Monday, 14 October 2013

week 5 follow-up

Today's warm-up music, chosen for our class on "Thinking Through Writing," was a nod to someone who proves that there's always value to revisiting the basics of your craft. By the 1990s, Rush's drummer, Neil Peart, had won a bazillion best-drummer awards and yet still singed up for drum lessons with a master jazz drummer named Freddy Gruber, whom he met while doing a tribute for another great jazz drummer, Buddy Rich. After studying with Gruber, Neil changed his grip, his playing style, and even started adding Buddy Rich songs to the ends of his live solos, like this one. Someone like him taking drum lessons is a little like a first-rate novelist taking writing lessons, but that's exactly the point: good writers, regardless of their level of ability, never stop being students of their craft, and neither should we as information researchers.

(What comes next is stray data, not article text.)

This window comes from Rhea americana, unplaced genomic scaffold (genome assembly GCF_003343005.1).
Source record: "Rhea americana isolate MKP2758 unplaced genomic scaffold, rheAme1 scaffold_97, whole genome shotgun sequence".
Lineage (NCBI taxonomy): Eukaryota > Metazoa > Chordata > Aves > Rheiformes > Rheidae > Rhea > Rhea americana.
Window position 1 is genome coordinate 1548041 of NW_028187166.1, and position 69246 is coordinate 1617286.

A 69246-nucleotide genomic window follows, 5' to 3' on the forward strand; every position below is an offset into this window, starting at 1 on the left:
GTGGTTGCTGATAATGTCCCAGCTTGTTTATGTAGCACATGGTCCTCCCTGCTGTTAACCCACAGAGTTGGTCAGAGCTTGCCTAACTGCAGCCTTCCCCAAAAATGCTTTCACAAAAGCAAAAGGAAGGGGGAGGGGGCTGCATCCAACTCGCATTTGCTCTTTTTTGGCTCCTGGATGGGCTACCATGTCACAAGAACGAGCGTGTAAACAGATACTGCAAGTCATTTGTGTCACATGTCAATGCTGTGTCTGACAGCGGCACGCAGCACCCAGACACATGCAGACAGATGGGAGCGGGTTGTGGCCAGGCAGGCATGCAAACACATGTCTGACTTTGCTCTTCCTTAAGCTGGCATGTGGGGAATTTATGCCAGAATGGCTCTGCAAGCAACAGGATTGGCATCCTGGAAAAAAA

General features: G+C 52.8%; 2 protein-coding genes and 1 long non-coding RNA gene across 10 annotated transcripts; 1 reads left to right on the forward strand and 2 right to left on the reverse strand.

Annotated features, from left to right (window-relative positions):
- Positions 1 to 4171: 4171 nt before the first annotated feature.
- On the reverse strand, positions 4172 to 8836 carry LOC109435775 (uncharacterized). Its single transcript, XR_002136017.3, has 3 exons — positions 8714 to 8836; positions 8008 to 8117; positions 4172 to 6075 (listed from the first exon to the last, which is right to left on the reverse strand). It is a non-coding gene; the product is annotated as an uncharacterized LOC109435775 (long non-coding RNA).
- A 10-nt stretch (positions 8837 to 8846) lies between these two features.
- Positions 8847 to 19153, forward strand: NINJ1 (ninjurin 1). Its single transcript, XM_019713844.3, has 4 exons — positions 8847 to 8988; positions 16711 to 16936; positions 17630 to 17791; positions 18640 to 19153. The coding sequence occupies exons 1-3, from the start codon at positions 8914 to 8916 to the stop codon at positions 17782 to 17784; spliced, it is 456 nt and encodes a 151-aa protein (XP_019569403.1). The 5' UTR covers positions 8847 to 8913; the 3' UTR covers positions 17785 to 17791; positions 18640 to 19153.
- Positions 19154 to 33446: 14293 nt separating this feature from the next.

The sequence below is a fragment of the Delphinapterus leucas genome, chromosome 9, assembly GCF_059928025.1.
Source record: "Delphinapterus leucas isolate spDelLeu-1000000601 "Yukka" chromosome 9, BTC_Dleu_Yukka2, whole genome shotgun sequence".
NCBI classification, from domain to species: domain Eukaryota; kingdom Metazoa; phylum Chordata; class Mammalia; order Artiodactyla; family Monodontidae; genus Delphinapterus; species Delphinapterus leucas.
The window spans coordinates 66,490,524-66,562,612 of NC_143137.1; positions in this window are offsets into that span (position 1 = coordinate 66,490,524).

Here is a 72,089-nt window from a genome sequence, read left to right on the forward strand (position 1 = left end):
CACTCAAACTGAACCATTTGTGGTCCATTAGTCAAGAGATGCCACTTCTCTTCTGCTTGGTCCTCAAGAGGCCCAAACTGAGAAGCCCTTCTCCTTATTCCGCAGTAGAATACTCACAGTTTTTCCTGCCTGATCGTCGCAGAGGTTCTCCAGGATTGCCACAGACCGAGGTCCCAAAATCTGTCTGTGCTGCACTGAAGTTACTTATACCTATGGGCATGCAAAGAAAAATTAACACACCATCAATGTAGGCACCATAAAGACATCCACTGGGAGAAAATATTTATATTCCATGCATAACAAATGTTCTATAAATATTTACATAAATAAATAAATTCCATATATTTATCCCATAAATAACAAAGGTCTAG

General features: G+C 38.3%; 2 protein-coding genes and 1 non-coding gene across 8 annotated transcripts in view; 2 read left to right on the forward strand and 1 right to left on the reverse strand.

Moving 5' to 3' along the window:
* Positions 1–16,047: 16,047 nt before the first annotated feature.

Here are the slides:

The first slides show Charles Darwin's own revisions to his writing, which you can go see in the Fisher Rare Book Library if you're interested. Here are the details:

Charles Darwin. [proof sheets for] The Expression of the Emotions in Man and Animals. London: J. Murray, 1872. []

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